Bengali movie industry in India is going to be 100 years old in 2020. In its span of a century, it has gifted many cinematic gems, won many accolades in the country & across the world, and gave textbook to film students and cinephiles. This film industry is still the most creative pocket in our country. And every year churns out some of the best movies in India in terms of content, direction, and acting. One of the best things of the Bengali audience is that they love a movie like “Paglu” (hardcore commercial like any Salman Khan movie) as much as “Autograph” (not so massy movie). That’s why, the content-driven movies, if marketed well, is lapped by audiences graciously. In 2018 also, Bengali movie industry gifted some of the best stories on cinema screens. Here are the best ones that you must watch!
Uma: Director- Srijit Mukherjee
Undoubtedly, this was the best movie from the last year. Based on a true incident of the life and death of Evan Leversage, who lived in St George in Ontario, Canada.
Uma is a young Bengali girl who lives in Switzerland and is terminally ill. She wishes to see the Durga Puja once in her life and spends her days by listening to her Baba (father) who gives microscopic details of Durga Puja in Kolkata. The doctor says to take her to Kolkata and fulfill her wish because she may not live enough. Generally, Durga Puja occurs in October but Uma’s father decides to create a fake Durga Puja all over the city in sweltering April. So, he gets in touch with a “once-renowned & now faded” film director to recreate a fake Durga Puja all over Kolkata and make it convincing. I suppose, this topic was a huge cinematic challenge. But the chiseled director Srijit Mukherjee pulled it perfectly.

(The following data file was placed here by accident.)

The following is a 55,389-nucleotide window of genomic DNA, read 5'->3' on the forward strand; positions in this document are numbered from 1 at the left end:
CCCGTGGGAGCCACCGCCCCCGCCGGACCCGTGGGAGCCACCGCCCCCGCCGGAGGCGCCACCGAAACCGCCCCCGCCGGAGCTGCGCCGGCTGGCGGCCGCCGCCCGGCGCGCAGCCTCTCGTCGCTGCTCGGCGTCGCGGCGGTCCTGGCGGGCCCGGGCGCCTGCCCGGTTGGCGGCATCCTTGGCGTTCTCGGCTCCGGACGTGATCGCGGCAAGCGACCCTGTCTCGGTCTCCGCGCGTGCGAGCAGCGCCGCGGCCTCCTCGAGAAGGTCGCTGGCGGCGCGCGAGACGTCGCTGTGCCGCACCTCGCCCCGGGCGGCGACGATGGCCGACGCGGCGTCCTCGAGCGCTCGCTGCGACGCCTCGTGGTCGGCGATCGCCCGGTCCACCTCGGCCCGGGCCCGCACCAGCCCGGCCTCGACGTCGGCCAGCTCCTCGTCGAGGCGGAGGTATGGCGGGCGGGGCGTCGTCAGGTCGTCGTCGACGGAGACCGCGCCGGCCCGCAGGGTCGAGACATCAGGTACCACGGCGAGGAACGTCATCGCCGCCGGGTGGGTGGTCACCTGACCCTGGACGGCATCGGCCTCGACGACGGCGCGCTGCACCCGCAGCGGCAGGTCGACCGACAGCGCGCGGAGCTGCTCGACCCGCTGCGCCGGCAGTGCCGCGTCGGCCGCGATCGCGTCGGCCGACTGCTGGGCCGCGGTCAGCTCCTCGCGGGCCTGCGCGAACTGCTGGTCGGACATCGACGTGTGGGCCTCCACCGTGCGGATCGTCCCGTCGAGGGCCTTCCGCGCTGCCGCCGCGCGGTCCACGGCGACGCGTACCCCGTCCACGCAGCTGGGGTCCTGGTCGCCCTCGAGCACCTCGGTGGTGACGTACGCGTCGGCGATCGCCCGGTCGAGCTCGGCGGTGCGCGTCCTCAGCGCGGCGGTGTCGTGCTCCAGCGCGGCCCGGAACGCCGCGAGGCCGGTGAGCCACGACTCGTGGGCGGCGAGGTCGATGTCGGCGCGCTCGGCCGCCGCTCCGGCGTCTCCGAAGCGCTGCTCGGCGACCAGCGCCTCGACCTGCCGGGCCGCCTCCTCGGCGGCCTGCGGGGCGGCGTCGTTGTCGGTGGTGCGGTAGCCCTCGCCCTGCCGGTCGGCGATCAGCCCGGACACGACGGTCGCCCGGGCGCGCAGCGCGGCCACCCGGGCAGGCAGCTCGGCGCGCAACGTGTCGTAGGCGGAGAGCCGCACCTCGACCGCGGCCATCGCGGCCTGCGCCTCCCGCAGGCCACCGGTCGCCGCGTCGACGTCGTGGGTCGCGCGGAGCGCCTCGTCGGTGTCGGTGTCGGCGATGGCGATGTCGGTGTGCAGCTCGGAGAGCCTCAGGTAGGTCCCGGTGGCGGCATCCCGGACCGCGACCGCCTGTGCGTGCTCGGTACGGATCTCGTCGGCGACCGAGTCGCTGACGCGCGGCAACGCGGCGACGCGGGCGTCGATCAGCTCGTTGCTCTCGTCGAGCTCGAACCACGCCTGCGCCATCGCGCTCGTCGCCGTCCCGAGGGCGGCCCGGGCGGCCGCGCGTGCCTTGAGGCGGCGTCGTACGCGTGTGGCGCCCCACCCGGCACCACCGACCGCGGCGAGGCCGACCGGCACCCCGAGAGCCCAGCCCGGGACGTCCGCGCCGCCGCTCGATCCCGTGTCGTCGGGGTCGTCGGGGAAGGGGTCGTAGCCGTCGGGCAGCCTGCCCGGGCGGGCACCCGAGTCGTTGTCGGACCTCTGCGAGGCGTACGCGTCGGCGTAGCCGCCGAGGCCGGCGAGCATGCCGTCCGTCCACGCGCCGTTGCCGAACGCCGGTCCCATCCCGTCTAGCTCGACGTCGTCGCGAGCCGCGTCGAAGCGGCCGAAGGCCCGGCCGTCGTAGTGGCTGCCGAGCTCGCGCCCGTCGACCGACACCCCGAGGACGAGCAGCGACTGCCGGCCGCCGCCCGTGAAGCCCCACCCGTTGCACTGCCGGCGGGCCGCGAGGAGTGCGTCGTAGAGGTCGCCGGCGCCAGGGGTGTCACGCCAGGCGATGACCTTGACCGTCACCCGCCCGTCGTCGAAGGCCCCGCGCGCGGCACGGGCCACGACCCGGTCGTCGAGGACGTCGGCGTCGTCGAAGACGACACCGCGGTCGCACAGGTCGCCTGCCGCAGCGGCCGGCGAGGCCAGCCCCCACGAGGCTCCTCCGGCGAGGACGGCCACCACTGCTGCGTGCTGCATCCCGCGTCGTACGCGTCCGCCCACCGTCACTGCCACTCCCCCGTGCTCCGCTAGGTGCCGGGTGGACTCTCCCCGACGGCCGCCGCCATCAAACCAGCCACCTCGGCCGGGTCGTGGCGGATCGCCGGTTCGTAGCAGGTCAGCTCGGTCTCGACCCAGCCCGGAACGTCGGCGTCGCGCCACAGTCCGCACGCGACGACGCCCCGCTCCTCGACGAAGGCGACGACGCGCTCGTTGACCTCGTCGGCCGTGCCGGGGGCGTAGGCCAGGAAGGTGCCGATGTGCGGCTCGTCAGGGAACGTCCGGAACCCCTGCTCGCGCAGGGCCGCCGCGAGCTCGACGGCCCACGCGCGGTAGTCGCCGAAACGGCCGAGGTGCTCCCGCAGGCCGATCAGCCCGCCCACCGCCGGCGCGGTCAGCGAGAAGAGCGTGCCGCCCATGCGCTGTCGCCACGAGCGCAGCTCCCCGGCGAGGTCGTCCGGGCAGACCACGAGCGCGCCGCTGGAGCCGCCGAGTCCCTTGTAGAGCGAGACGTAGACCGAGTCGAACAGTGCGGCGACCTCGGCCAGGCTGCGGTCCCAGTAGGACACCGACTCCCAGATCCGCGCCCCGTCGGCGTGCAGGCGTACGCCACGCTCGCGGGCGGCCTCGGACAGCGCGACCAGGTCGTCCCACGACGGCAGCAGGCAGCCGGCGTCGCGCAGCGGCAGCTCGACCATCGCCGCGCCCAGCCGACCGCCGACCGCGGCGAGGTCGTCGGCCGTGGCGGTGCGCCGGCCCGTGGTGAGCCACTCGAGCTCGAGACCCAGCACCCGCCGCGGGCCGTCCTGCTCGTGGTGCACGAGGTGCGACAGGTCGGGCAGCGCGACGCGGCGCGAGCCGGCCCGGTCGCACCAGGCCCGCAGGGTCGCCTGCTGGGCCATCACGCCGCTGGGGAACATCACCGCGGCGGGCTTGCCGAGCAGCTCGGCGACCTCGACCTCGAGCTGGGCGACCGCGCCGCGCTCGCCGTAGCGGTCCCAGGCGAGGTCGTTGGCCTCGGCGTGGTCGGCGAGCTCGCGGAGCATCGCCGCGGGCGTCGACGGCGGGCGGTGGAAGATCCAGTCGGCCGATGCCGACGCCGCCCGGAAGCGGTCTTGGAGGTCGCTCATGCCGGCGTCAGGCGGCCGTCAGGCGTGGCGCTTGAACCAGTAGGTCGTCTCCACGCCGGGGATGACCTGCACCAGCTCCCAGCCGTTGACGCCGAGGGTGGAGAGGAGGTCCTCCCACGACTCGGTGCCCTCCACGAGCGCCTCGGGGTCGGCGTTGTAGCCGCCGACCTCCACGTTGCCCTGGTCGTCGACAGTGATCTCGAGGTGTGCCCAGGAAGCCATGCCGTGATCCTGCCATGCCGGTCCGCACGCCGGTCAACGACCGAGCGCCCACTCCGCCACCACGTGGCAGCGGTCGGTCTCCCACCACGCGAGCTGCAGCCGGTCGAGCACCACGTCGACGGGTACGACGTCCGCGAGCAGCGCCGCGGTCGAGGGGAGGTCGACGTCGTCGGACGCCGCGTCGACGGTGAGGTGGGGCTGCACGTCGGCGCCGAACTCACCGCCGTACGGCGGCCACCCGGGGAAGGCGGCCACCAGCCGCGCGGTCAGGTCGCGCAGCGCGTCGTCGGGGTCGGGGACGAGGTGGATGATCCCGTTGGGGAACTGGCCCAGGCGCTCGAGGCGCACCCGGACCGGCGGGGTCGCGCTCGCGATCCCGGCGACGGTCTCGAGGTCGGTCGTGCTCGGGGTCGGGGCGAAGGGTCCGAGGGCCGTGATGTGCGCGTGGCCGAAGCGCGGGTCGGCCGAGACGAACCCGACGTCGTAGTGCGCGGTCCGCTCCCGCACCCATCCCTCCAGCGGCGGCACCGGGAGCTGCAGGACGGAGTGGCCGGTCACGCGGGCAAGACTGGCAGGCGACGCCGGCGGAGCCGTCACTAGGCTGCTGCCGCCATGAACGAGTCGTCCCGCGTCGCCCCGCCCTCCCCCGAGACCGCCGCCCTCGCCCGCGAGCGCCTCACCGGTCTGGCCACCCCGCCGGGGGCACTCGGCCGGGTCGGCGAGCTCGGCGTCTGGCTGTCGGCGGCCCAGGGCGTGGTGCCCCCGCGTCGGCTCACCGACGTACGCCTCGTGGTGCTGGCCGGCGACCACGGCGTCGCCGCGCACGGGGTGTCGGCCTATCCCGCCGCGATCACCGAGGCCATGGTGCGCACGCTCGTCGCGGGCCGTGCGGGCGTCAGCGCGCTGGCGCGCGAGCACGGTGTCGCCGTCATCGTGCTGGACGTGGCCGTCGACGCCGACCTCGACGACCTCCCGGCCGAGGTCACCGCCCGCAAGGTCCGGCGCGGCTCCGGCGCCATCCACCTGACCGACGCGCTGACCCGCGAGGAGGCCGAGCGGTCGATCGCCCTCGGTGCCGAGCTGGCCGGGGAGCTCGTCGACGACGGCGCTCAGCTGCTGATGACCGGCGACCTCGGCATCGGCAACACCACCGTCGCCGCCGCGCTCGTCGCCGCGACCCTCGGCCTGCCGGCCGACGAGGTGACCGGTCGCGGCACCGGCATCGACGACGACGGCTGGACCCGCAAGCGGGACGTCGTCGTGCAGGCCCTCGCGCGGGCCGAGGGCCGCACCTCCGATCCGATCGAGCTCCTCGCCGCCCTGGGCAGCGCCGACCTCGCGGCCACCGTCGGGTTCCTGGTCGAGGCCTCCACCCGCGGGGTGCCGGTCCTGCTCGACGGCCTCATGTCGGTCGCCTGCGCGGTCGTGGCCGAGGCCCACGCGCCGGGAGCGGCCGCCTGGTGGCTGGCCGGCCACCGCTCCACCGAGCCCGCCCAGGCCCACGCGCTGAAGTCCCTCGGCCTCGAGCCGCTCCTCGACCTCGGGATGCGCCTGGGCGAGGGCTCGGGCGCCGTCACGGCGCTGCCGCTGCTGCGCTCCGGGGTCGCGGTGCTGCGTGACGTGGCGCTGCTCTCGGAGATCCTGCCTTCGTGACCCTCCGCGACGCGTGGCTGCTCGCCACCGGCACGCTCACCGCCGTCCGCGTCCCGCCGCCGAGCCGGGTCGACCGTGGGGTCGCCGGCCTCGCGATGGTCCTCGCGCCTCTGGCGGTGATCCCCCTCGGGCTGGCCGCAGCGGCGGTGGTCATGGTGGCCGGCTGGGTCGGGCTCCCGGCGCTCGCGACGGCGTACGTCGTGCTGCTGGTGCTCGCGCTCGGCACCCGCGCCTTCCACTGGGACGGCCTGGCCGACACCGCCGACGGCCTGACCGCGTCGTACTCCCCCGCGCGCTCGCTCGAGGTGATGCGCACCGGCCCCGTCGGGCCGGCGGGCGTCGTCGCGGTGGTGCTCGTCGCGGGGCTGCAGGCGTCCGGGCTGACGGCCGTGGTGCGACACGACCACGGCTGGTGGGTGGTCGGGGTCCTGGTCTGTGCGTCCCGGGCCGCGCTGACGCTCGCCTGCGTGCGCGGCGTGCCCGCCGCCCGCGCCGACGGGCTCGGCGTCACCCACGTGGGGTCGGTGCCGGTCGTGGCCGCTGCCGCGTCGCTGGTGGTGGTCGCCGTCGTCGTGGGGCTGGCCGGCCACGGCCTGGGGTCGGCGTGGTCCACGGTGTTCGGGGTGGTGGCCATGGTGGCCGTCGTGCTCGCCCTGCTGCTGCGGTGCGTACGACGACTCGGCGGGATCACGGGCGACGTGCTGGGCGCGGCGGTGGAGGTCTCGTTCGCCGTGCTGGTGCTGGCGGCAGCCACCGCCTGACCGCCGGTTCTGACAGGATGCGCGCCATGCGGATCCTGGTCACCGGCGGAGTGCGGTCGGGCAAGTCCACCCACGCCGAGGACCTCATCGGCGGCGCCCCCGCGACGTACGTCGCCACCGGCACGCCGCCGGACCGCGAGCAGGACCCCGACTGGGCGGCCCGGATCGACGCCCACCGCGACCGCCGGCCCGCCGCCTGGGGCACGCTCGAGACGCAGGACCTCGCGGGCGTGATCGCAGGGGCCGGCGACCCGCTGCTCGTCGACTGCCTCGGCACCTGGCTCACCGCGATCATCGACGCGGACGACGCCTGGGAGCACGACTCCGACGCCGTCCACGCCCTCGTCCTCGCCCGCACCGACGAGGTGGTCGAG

At the day’s end, Cinema is something un-real which makes us believe in our “dreams” & gives us wings to fly. This movie also rolled like a dream but the dream was very convincing and you have no other option than falling in love with it. There is a dialogue in this movie – “imagine that God has given you a chance to recreate this universe only for a day, what would you do?”. Through this movie, this director made use of that imagination – very well!
Haami: Director- Shiboprosad Mukherjee & Nandita Ray
From the successful director, here comes a stunning movie about kids. A class I student Bhutu is the best friend of Chini. Chini has recently relocated from Gurgaon to Kolkata and has joined this co-ed school. Now adults also get involved in their friendship and how their innocent friendship survives is majorly the story of this movie. Barring the amazing screen presence of the kids, it was definitely Aparajita Adhya, Knoeenica Banerjee, Gargee Roychowdhury, Shiboprosad – the director himself, and Kharaj Mukherjee have given brilliant performances. Just like the rest of Shibu-Nandita movies, this one will also make you think many things regarding love and relationships.
Bidaay Byomkesh: Director- Debaloy Bhattacharya
I have included this movie in this list only due to the theme. Walking away from the safe road of making an author-backed Bomkesh movie, director Debaloy Bhattacharya chose a different path. He chose to make a spin-off of Bomkesh this time.
Like most people, I was also impressed beyond limits watching the trailer but when finally sat down to watch the movie – I was not so happy! The continuous nostalgic rather sadistic tone of background music became sore to my ears. But hats off for bringing this concept on board. The movie shows Bomkesh – the renowned detective is old now and lives with his family sans Ajit (the friend) & Satyabati (the wife). His son is missing for years and he lives with a hope that someday he will solve that mystery. The movie sees Abir Chatterjee in a double role of Bomkesh & his grandson and needless to say he was terrific in them. The movie is watchable for him!